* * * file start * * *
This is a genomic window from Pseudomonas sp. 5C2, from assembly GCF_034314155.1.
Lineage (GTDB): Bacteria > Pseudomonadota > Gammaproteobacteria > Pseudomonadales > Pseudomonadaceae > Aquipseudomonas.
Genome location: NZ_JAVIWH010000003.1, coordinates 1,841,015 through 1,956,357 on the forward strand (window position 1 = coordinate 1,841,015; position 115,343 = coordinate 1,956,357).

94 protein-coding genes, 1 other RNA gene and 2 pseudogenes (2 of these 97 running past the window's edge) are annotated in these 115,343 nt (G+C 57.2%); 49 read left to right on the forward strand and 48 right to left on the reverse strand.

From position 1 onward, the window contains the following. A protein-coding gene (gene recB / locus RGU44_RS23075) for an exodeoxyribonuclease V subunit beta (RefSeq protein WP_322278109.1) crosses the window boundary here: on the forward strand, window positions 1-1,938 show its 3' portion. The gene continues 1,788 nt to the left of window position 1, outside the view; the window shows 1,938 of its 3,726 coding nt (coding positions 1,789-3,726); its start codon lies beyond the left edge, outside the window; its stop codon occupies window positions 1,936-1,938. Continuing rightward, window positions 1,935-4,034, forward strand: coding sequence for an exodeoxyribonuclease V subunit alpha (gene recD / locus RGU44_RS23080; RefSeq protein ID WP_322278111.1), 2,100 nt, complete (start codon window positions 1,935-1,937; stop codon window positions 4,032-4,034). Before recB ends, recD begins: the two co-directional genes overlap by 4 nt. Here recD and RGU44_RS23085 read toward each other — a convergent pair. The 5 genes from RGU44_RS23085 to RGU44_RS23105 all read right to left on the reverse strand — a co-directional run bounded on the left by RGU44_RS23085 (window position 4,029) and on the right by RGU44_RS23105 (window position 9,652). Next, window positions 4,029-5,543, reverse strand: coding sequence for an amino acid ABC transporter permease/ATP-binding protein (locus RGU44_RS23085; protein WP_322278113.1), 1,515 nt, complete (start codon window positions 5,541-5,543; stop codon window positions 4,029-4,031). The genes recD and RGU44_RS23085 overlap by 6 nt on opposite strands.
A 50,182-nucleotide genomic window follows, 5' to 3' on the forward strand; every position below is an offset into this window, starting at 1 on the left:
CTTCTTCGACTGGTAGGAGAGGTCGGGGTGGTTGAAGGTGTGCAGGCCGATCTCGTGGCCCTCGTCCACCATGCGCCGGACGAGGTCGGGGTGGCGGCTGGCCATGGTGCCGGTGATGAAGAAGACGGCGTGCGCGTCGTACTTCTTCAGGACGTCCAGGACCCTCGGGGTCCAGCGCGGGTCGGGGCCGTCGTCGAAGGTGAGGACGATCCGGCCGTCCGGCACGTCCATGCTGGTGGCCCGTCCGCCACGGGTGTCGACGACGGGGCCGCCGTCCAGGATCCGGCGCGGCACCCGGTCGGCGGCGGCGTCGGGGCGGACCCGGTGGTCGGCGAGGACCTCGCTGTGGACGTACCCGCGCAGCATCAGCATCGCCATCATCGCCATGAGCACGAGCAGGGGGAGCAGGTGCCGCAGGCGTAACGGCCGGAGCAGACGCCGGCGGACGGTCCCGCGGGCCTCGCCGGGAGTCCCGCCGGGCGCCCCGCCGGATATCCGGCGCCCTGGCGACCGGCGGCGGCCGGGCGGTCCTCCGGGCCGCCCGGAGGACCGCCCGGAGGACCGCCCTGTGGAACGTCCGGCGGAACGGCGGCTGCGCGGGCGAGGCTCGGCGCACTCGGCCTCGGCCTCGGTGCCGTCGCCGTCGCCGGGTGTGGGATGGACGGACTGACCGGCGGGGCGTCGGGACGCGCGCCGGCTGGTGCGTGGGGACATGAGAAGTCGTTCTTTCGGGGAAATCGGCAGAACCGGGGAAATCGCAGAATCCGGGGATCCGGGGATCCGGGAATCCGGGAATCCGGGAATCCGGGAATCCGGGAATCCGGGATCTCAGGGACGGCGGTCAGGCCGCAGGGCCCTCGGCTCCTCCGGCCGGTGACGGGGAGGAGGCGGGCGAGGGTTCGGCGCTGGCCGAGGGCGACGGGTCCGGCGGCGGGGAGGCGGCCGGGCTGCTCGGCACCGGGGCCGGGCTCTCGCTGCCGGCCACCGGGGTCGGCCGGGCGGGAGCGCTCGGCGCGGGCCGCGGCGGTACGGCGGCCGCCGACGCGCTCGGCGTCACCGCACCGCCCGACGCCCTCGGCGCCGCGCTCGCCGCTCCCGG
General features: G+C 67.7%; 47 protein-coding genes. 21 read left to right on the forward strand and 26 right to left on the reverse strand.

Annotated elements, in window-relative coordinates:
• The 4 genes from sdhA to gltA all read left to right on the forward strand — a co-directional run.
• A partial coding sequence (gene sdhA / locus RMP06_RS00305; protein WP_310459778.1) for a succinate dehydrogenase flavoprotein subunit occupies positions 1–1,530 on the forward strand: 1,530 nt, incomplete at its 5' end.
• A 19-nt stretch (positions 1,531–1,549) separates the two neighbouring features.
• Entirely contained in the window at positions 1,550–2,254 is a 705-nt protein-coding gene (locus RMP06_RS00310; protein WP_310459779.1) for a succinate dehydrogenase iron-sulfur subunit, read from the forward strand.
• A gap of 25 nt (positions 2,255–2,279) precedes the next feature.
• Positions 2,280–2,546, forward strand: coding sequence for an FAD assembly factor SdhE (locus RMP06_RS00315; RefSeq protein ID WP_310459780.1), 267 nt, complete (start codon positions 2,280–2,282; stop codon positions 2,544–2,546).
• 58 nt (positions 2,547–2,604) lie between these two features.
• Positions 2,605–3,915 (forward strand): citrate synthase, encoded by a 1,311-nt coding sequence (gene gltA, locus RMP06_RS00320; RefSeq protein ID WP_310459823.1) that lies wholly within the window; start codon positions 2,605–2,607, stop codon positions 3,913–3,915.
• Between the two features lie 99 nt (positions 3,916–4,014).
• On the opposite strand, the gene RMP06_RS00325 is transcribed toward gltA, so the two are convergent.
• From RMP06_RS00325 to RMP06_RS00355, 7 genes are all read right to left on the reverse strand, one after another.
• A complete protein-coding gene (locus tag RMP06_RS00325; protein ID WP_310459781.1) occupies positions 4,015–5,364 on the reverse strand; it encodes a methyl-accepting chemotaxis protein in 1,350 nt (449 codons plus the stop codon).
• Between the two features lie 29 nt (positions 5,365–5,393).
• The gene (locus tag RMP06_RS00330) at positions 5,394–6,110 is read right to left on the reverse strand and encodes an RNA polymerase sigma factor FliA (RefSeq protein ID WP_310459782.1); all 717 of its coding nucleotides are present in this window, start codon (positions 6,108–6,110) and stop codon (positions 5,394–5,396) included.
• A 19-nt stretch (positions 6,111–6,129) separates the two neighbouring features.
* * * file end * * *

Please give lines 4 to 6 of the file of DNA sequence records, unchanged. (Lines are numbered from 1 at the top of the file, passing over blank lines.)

94 protein-coding genes, 1 other RNA gene and 2 pseudogenes (2 of these 97 running past the window's edge) are annotated in these 115,343 nt (G+C 57.2%); 49 read left to right on the forward strand and 48 right to left on the reverse strand.

From position 1 onward, the window contains the following. A protein-coding gene (gene recB / locus RGU44_RS23075) for an exodeoxyribonuclease V subunit beta (RefSeq protein WP_322278109.1) crosses the window boundary here: on the forward strand, window positions 1-1,938 show its 3' portion. The gene continues 1,788 nt to the left of window position 1, outside the view; the window shows 1,938 of its 3,726 coding nt (coding positions 1,789-3,726); its start codon lies beyond the left edge, outside the window; its stop codon occupies window positions 1,936-1,938. Continuing rightward, window positions 1,935-4,034, forward strand: coding sequence for an exodeoxyribonuclease V subunit alpha (gene recD / locus RGU44_RS23080; RefSeq protein ID WP_322278111.1), 2,100 nt, complete (start codon window positions 1,935-1,937; stop codon window positions 4,032-4,034). Before recB ends, recD begins: the two co-directional genes overlap by 4 nt. Here recD and RGU44_RS23085 read toward each other — a convergent pair. The 5 genes from RGU44_RS23085 to RGU44_RS23105 all read right to left on the reverse strand — a co-directional run bounded on the left by RGU44_RS23085 (window position 4,029) and on the right by RGU44_RS23105 (window position 9,652). Next, window positions 4,029-5,543, reverse strand: coding sequence for an amino acid ABC transporter permease/ATP-binding protein (locus RGU44_RS23085; protein WP_322278113.1), 1,515 nt, complete (start codon window positions 5,541-5,543; stop codon window positions 4,029-4,031). The genes recD and RGU44_RS23085 overlap by 6 nt on opposite strands.
A 50,182-nucleotide genomic window follows, 5' to 3' on the forward strand; every position below is an offset into this window, starting at 1 on the left: